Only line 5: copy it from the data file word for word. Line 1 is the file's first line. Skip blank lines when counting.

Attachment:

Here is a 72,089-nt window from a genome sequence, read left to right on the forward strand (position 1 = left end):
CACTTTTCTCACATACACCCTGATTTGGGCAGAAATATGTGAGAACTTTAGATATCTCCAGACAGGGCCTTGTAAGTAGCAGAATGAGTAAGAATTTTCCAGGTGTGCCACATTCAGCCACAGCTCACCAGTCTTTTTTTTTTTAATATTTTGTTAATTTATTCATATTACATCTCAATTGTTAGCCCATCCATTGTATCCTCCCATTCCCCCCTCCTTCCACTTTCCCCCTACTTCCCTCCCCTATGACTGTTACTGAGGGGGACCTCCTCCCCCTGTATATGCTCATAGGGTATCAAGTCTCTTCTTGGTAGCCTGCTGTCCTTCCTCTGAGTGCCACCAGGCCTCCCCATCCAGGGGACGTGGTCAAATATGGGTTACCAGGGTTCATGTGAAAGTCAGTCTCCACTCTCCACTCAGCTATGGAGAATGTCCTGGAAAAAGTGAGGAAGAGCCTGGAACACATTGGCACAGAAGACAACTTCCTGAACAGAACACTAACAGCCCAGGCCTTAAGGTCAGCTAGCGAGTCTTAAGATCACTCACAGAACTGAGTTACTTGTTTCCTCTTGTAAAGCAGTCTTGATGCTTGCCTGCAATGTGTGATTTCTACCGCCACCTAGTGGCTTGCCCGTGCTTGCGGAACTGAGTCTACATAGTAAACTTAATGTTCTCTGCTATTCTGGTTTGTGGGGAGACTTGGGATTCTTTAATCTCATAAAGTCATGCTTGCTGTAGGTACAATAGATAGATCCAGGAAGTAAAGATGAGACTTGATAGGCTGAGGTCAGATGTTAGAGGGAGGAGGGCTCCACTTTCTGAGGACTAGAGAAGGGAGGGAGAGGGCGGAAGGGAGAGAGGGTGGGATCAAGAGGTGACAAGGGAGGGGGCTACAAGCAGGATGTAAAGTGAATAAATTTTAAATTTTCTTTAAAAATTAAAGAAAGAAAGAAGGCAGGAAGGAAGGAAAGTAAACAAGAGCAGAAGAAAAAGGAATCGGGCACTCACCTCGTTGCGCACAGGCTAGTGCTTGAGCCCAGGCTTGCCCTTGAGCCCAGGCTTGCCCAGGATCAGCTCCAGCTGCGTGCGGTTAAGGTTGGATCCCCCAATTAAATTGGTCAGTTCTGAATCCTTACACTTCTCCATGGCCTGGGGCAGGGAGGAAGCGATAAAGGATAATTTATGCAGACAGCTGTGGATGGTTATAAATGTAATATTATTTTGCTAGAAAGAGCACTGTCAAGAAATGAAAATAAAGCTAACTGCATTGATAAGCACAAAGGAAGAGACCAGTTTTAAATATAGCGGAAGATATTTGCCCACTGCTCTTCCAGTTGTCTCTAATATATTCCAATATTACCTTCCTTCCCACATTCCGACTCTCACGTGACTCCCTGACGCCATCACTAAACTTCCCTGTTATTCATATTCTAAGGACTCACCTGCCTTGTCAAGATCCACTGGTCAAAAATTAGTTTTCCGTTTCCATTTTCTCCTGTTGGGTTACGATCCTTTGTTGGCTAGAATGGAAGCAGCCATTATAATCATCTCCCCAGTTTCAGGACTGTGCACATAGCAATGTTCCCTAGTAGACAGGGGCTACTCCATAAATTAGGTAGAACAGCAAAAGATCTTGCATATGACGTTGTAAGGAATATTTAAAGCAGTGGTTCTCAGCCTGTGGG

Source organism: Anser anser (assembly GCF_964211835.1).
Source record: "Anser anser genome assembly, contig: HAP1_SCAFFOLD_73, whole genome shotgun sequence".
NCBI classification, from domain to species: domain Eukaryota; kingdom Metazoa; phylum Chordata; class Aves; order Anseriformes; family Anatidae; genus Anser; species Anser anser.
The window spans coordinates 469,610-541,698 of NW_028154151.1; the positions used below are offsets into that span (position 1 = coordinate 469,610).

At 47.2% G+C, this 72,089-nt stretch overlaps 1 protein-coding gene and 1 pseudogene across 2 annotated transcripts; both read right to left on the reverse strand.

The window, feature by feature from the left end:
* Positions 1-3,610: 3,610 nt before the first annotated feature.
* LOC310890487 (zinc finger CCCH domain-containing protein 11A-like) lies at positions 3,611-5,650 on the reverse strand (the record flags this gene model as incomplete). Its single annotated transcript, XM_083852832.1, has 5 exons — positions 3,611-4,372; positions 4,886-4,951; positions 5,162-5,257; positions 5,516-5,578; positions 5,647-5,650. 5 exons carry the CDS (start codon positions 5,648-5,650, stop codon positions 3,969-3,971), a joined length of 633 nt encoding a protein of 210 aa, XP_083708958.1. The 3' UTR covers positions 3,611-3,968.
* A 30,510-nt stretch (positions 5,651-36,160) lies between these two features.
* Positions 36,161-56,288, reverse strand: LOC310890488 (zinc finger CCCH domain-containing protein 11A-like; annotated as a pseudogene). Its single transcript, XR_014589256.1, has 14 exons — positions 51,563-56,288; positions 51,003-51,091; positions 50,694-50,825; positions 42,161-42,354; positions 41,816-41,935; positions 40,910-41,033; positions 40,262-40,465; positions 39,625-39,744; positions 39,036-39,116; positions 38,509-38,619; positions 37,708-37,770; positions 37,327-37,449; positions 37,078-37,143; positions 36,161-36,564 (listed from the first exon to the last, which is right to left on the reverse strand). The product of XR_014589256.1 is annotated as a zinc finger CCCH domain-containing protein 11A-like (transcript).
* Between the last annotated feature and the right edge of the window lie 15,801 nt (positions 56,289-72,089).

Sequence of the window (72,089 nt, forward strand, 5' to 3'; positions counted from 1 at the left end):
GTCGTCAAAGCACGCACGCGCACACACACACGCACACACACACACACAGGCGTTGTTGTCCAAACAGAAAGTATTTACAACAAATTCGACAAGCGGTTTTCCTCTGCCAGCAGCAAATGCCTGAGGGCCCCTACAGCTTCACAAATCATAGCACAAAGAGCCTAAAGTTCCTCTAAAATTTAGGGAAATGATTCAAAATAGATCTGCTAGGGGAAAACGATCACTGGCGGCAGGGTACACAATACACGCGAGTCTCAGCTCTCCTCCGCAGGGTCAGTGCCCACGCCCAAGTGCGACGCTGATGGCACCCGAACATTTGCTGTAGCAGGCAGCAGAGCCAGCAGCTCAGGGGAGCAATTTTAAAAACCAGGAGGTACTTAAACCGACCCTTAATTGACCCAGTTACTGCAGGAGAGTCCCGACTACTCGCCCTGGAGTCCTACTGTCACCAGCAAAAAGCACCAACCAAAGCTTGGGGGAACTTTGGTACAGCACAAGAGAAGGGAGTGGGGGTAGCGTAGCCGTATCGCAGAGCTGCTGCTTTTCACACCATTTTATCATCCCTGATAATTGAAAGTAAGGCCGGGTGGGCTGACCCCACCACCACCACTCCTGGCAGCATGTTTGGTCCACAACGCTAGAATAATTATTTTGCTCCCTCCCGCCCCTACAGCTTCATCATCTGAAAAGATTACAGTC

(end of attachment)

NCBI classification, from domain to species: domain Eukaryota; kingdom Metazoa; phylum Chordata; class Aves; order Anseriformes; family Anatidae; genus Anser; species Anser anser.